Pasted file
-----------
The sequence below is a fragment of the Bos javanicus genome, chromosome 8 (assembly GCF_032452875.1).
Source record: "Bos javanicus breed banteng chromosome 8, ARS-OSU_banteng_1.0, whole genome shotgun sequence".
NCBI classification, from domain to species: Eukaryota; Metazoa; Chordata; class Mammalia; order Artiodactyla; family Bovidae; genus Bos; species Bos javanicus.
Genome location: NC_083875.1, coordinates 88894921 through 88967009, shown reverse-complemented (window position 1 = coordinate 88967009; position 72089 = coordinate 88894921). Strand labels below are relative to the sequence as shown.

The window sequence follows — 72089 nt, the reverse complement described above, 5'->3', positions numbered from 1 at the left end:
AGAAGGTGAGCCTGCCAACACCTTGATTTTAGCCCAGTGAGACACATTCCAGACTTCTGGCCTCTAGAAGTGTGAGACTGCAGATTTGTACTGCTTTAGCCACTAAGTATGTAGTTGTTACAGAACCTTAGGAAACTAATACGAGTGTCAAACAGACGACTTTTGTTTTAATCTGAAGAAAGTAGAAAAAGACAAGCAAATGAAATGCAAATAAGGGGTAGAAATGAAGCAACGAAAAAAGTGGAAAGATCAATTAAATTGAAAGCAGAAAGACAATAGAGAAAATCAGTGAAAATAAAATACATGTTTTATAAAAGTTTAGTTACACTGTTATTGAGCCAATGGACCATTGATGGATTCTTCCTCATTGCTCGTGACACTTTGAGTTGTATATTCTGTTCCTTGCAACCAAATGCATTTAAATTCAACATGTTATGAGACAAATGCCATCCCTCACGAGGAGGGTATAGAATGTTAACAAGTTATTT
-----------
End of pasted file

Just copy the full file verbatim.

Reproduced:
The sequence below is a fragment of the Bos javanicus genome, chromosome 8 (assembly GCF_032452875.1).
Source record: "Bos javanicus breed banteng chromosome 8, ARS-OSU_banteng_1.0, whole genome shotgun sequence".
NCBI classification, from domain to species: Eukaryota; Metazoa; Chordata; class Mammalia; order Artiodactyla; family Bovidae; genus Bos; species Bos javanicus.
Genome location: NC_083875.1, coordinates 88894921 through 88967009, shown reverse-complemented (window position 1 = coordinate 88967009; position 72089 = coordinate 88894921). Strand labels below are relative to the sequence as shown.

The window sequence follows — 72089 nt, the reverse complement described above, 5'->3', positions numbered from 1 at the left end:
AGAAGGTGAGCCTGCCAACACCTTGATTTTAGCCCAGTGAGACACATTCCAGACTTCTGGCCTCTAGAAGTGTGAGACTGCAGATTTGTACTGCTTTAGCCACTAAGTATGTAGTTGTTACAGAACCTTAGGAAACTAATACGAGTGTCAAACAGACGACTTTTGTTTTAATCTGAAGAAAGTAGAAAAAGACAAGCAAATGAAATGCAAATAAGGGGTAGAAATGAAGCAACGAAAAAAGTGGAAAGATCAATTAAATTGAAAGCAGAAAGACAATAGAGAAAATCAGTGAAAATAAAATACATGTTTTATAAAAGTTTAGTTACACTGTTATTGAGCCAATGGACCATTGATGGATTCTTCCTCATTGCTCGTGACACTTTGAGTTGTATATTCTGTTCCTTGCAACCAAATGCATTTAAATTCAACATGTTATGAGACAAATGCCATCCCTCACGAGGAGGGTATAGAATGTTAACAAGTTATTT